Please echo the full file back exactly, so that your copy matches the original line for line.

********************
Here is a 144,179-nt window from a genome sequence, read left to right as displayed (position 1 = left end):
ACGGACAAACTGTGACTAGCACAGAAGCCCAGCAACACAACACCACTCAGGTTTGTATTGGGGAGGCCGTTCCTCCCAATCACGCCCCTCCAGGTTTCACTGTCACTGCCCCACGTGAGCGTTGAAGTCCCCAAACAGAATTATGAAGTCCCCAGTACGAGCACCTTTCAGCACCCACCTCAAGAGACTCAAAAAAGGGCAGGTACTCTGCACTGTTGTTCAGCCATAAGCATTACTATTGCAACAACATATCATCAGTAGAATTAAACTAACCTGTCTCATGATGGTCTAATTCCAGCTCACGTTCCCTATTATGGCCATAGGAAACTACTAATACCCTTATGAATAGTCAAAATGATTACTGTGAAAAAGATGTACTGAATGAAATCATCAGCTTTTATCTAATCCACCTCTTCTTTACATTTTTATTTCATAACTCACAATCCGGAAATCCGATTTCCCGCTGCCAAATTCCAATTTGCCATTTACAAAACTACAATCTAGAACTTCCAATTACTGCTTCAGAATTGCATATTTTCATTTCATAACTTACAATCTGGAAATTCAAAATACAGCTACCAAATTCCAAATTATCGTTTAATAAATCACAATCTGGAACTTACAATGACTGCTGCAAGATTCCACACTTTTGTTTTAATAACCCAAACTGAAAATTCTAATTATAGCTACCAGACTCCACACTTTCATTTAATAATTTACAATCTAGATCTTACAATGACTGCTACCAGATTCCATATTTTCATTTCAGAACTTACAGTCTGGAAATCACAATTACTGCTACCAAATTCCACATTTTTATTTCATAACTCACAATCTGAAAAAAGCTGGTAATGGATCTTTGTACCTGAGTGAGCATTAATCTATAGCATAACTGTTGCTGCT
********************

Here is a 144,179-nt window from a genome sequence, read left to right as displayed (position 1 = left end):
ACGGACAAACTGTGACTAGCACAGAAGCCCAGCAACACAACACCACTCAGGTTTGTATTGGGGAGGCCGTTCCTCCCAATCACGCCCCTCCAGGTTTCACTGTCACTGCCCCACGTGAGCGTTGAAGTCCCCAAACAGAATTATGAAGTCCCCAGTACGAGCACCTTTCAGCACCCACCTCAAGAGACTCAAAAAAGGGCAGGTACTCTGCACTGTTGTTCAGCCATAAGCATTACTATTGCAACAACATATCATCAGTAGAATTAAACTAACCTGTCTCATGATGGTCTAATTCCAGCTCACGTTCCCTATTATGGCCATAGGAAACTACTAATACCCTTATGAATAGTCAAAATGATTACTGTGAAAAAGATGTACTGAATGAAATCATCAGCTTTTATCTAATCCACCTCTTCTTTACATTTTTATTTCATAACTCACAATCCGGAAATCCGATTTCCCGCTGCCAAATTCCAATTTGCCATTTACAAAACTACAATCTAGAACTTCCAATTACTGCTTCAGAATTGCATATTTTCATTTCATAACTTACAATCTGGAAATTCAAAATACAGCTACCAAATTCCAAATTATCGTTTAATAAATCACAATCTGGAACTTACAATGACTGCTGCAAGATTCCACACTTTTGTTTTAATAACCCAAACTGAAAATTCTAATTATAGCTACCAGACTCCACACTTTCATTTAATAATTTACAATCTAGATCTTACAATGACTGCTACCAGATTCCATATTTTCATTTCAGAACTTACAGTCTGGAAATCACAATTACTGCTACCAAATTCCACATTTTTATTTCATAACTCACAATCTGAAAAAAGCTGGTAATGGATCTTTGTACCTGAGTGAGCATTAATCTATAGCATAACTGTTGCTGCT